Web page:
Title: The Fault in Our Stars
Author: John Green
Warnings: R for sexual content, bodily fluids, and disturbing imagery.
THIS REVIEW CONTAINS SPOILERS AND OPINIONS. YOU HAVE BEEN WARNED.
I knew going into The Fault in Our Stars that this was going to be one of those books that had me completely raw and broken at the end. Even so, I was not prepared for how thoroughly John Green did this—and I loved every second of it.
Hazel Grace Lancaster has been terminal since she was thirteen years old. Whether she would die was never a question; now, with the “miracle drug” Phalanxifor shrinking her tumors and keeping her cancer under control, the question is when she will die. Hazel’s reaction to this is not unreasonable—she sinks into torpor, watches tons of America’s Next Top Model, reads her favorite book and waits.
Then, she meets Augustus Waters, gorgeous Survivor with a capital S, and slowly but surely, she begins to fall in love.
Overall, this story is a beautiful one—life affirming, even, despite the death which hangs over so many of the character’s heads throughout the course of the book. The characters are very real and very raw; they are not the stereotypical “brave” cancer patient that Hazel details at several points in the book. They are brave, for sure, but they are also broken, afraid, lonely, and angry. Not a single character in this book is spared from the harsh reality of the ending—even the non-sufferers are affected, just as is the case in real-life cancer cases. And at the very heart of the story, there is a romance between two doomed children who haven’t really had the chance to experience life, and who are determined to do so one way or another. Mixed in with all this bleakness are sparkling moments rather like the titular stars, the hilarious and heartwarming blended smoothly with the darkness and blood and Hazel Lancaster’s struggling breaths. John Green has definitely crafted a book for the ages here, and there is not a person in this world that would not benefit from reading it.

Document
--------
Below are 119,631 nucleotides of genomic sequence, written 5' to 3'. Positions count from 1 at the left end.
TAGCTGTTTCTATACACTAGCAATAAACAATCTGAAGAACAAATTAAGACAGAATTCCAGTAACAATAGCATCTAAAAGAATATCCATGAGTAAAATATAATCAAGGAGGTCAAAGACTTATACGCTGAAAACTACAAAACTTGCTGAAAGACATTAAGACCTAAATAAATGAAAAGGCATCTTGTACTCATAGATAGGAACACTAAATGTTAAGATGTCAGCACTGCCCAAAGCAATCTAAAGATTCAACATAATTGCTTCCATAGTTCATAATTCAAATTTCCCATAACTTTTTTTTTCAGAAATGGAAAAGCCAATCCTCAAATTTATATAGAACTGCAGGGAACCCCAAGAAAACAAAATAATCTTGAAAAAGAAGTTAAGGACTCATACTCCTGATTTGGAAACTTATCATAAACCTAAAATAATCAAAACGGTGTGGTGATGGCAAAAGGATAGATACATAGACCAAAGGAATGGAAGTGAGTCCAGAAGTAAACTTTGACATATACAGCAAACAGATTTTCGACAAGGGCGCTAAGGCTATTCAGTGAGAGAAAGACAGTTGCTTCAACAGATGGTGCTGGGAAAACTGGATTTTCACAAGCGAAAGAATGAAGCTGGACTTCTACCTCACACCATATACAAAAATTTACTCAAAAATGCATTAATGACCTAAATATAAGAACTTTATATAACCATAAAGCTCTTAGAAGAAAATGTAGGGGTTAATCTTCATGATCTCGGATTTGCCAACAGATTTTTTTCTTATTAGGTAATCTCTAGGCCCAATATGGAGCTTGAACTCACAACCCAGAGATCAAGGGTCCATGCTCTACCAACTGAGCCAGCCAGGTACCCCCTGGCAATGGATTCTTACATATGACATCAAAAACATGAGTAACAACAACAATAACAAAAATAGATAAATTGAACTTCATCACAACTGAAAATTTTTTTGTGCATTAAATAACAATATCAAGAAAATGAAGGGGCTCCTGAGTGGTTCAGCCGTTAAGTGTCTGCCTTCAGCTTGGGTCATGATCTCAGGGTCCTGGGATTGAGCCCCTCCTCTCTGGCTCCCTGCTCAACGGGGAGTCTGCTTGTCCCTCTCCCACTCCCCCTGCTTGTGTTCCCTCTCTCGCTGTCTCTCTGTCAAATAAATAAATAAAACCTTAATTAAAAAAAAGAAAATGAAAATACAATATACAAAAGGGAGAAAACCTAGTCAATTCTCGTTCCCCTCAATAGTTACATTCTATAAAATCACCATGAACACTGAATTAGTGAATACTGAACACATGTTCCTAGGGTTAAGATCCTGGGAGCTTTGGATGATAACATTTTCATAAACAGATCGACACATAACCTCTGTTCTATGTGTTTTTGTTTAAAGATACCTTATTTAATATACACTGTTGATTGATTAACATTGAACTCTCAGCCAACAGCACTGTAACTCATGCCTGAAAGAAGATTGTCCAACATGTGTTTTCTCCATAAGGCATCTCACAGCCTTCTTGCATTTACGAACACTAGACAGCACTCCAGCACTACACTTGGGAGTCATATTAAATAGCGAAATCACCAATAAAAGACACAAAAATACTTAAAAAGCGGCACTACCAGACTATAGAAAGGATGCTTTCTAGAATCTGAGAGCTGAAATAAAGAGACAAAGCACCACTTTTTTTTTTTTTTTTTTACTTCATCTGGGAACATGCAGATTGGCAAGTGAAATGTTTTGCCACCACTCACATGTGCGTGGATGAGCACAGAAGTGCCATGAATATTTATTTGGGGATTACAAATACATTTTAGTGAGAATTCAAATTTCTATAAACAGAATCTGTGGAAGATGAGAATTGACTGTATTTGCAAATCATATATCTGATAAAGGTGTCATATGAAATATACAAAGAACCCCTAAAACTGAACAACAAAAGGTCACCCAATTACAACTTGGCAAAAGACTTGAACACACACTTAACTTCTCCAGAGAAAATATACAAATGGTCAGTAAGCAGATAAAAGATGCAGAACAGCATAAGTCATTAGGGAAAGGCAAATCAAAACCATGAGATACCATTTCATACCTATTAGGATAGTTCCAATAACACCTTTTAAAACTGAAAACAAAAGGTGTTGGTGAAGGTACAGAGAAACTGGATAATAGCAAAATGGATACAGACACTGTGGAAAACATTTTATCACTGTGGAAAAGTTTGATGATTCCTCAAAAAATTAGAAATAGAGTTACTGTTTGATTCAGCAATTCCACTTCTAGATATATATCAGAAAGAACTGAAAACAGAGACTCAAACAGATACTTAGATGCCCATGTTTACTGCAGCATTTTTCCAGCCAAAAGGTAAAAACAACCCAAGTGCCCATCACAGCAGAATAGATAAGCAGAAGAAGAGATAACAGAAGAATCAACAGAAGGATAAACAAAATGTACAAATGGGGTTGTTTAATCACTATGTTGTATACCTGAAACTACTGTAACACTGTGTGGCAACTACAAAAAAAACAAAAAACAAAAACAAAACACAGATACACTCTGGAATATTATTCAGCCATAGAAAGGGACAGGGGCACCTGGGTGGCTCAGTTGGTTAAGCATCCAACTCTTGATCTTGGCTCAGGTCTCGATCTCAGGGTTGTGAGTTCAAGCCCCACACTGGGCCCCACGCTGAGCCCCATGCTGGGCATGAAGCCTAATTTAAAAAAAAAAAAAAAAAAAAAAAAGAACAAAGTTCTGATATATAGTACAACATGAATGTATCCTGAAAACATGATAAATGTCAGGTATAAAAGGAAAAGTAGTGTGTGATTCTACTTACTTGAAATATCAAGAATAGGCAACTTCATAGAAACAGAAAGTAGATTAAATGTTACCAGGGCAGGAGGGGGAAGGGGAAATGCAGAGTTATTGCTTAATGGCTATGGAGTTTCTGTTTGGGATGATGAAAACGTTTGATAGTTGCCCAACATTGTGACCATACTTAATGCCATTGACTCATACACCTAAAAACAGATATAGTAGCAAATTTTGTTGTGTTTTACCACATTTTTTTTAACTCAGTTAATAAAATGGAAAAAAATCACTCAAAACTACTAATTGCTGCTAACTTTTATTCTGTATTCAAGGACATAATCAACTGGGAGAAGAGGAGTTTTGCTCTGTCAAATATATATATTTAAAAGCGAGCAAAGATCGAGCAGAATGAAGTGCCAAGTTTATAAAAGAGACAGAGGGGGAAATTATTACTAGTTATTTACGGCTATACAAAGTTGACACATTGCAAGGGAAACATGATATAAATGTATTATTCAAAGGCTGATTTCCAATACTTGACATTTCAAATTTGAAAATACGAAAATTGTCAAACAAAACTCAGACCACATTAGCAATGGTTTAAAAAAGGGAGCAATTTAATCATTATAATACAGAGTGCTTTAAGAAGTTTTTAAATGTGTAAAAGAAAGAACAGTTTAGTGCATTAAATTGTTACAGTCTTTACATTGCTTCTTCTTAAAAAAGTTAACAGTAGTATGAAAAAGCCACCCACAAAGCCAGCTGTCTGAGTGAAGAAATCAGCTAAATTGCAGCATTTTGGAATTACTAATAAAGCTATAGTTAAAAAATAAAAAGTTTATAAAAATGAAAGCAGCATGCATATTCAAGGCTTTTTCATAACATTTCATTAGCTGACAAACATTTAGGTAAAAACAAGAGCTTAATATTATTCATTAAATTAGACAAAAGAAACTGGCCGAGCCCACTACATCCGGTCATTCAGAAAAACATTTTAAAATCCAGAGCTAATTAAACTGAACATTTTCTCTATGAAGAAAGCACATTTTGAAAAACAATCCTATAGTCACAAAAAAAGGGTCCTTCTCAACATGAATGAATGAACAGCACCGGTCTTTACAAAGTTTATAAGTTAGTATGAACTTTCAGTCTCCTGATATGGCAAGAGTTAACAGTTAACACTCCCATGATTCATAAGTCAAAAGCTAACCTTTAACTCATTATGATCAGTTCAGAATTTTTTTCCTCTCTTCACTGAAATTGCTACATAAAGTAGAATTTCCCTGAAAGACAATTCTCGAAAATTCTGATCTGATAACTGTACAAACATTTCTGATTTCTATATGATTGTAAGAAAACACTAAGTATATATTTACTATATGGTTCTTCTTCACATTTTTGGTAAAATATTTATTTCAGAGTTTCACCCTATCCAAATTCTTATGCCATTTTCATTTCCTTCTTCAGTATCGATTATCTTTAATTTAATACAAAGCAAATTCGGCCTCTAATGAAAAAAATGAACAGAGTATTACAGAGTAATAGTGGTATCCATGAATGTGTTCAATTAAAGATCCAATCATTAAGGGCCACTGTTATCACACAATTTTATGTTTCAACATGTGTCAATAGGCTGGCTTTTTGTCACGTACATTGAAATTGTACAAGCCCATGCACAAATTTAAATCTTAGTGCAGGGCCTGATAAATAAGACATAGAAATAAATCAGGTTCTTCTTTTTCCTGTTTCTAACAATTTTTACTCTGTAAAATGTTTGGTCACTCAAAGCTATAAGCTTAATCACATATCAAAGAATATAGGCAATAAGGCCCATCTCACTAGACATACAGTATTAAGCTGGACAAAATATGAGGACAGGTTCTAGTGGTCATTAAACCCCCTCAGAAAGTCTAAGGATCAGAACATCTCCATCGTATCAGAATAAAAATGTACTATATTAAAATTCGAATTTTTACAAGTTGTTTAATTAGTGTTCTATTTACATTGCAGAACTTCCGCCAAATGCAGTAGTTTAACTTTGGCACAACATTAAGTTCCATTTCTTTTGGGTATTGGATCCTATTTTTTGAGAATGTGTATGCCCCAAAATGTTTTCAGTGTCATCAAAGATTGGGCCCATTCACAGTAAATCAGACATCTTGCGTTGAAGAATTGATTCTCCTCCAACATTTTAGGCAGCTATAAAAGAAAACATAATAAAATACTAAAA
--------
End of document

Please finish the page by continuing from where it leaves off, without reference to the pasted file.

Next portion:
(NOTE: I usually have a Pros and Cons section to my reviews right about now—however, for the purposes of this book, I have had to retitle these sections Things That Made Me Laugh/Aww and Things That Made Me Cry, since a.) I couldn’t really find any cons and b.) when I tried to they all ended up falling into the latter category. )
Things That Made Me Laugh/Aww
- Hazel’s voice. She’s funny in a dry sort of way, and the way she perceives the world is very interesting.
- Hazel’s obsession with An Imperial Affliction. I think any reader can relate to this sort of love for a book.
- The romance. There are so many wonderful moments between Hazel and Augustus throughout the book, with my very favorites being on the plane to/from and in Amsterdam.
- The Anne Frank House. Best scene ever.
- Hazel’s diagram for Augustus after their “night” together in Amsterdam.
- Van Houten showing up to Augustus’ funeral.
Things That Made Me Cry
- That Hazel blames herself for causing the people around her to suffer.
- Van Houten being a douche.
- Gus’ recurrence. I pretty much cried through the last 70 pages.
- The scene on page 244 with the G-tube, when Hazel has to call 911. At this point I was literally bawling.
- And then again, pg 247 when Hazel is reading him poetry and just starts adding words.
- The ending. So perfect ❤
Star Rating on Goodreads: 5 out of 5.
Final Grade: A+. Will definitely reread at some point.